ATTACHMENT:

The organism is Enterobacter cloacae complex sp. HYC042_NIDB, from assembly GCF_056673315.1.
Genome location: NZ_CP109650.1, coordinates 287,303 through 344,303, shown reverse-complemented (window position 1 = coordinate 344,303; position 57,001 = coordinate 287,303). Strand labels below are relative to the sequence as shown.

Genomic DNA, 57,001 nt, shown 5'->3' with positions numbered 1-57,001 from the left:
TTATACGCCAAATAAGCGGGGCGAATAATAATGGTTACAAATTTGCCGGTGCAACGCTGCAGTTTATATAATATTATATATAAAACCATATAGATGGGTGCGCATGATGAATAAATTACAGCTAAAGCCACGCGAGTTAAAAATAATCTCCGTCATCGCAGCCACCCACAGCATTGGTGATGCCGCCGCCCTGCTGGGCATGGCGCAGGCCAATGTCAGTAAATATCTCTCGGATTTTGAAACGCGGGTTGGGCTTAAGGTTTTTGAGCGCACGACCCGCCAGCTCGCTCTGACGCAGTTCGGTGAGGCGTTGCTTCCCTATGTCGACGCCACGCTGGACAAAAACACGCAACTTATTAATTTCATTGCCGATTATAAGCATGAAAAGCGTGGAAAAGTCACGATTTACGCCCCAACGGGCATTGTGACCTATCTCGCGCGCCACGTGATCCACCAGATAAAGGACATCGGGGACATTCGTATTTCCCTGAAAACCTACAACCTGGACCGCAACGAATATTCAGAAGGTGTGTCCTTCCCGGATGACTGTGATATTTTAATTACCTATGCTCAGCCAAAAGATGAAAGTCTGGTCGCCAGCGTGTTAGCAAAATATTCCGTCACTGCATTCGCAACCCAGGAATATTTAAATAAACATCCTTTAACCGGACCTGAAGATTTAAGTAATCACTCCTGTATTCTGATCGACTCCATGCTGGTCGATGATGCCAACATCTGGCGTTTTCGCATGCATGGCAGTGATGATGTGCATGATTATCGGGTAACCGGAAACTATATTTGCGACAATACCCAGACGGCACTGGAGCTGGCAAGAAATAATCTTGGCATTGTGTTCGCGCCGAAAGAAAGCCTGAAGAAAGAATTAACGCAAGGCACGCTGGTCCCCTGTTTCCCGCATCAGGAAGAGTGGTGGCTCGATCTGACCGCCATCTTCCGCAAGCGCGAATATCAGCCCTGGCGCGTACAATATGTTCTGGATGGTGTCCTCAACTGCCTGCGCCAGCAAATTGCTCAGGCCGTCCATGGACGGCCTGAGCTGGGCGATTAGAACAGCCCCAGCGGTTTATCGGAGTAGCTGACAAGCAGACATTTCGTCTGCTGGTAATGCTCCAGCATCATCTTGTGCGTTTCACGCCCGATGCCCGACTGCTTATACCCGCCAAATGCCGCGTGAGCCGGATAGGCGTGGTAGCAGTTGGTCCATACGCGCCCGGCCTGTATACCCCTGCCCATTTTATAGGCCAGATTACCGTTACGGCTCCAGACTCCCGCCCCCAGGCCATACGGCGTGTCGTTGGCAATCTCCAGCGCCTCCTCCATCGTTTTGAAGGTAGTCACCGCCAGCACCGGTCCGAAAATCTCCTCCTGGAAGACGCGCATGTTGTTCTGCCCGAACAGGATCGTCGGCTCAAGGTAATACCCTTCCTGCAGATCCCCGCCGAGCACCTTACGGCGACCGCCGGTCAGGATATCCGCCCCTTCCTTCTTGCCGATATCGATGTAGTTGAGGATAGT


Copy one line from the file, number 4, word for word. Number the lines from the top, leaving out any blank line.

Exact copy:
TTATACGCCAAATAAGCGGGGCGAATAATAATGGTTACAAATTTGCCGGTGCAACGCTGCAGTTTATATAATATTATATATAAAACCATATAGATGGGTGCGCATGATGAATAAATTACAGCTAAAGCCACGCGAGTTAAAAATAATCTCCGTCATCGCAGCCACCCACAGCATTGGTGATGCCGCCGCCCTGCTGGGCATGGCGCAGGCCAATGTCAGTAAATATCTCTCGGATTTTGAAACGCGGGTTGGGCTTAAGGTTTTTGAGCGCACGACCCGCCAGCTCGCTCTGACGCAGTTCGGTGAGGCGTTGCTTCCCTATGTCGACGCCACGCTGGACAAAAACACGCAACTTATTAATTTCATTGCCGATTATAAGCATGAAAAGCGTGGAAAAGTCACGATTTACGCCCCAACGGGCATTGTGACCTATCTCGCGCGCCACGTGATCCACCAGATAAAGGACATCGGGGACATTCGTATTTCCCTGAAAACCTACAACCTGGACCGCAACGAATATTCAGAAGGTGTGTCCTTCCCGGATGACTGTGATATTTTAATTACCTATGCTCAGCCAAAAGATGAAAGTCTGGTCGCCAGCGTGTTAGCAAAATATTCCGTCACTGCATTCGCAACCCAGGAATATTTAAATAAACATCCTTTAACCGGACCTGAAGATTTAAGTAATCACTCCTGTATTCTGATCGACTCCATGCTGGTCGATGATGCCAACATCTGGCGTTTTCGCATGCATGGCAGTGATGATGTGCATGATTATCGGGTAACCGGAAACTATATTTGCGACAATACCCAGACGGCACTGGAGCTGGCAAGAAATAATCTTGGCATTGTGTTCGCGCCGAAAGAAAGCCTGAAGAAAGAATTAACGCAAGGCACGCTGGTCCCCTGTTTCCCGCATCAGGAAGAGTGGTGGCTCGATCTGACCGCCATCTTCCGCAAGCGCGAATATCAGCCCTGGCGCGTACAATATGTTCTGGATGGTGTCCTCAACTGCCTGCGCCAGCAAATTGCTCAGGCCGTCCATGGACGGCCTGAGCTGGGCGATTAGAACAGCCCCAGCGGTTTATCGGAGTAGCTGACAAGCAGACATTTCGTCTGCTGGTAATGCTCCAGCATCATCTTGTGCGTTTCACGCCCGATGCCCGACTGCTTATACCCGCCAAATGCCGCGTGAGCCGGATAGGCGTGGTAGCAGTTGGTCCATACGCGCCCGGCCTGTATACCCCTGCCCATTTTATAGGCCAGATTACCGTTACGGCTCCAGACTCCCGCCCCCAGGCCATACGGCGTGTCGTTGGCAATCTCCAGCGCCTCCTCCATCGTTTTGAAGGTAGTCACCGCCAGCACCGGTCCGAAAATCTCCTCCTGGAAGACGCGCATGTTGTTCTGCCCGAACAGGATCGTCGGCTCAAGGTAATACCCTTCCTGCAGATCCCCGCCGAGCACCTTACGGCGACCGCCGGTCAGGATATCCGCCCCTTCCTTCTTGCCGATATCGATGTAGTTGAGGATAGT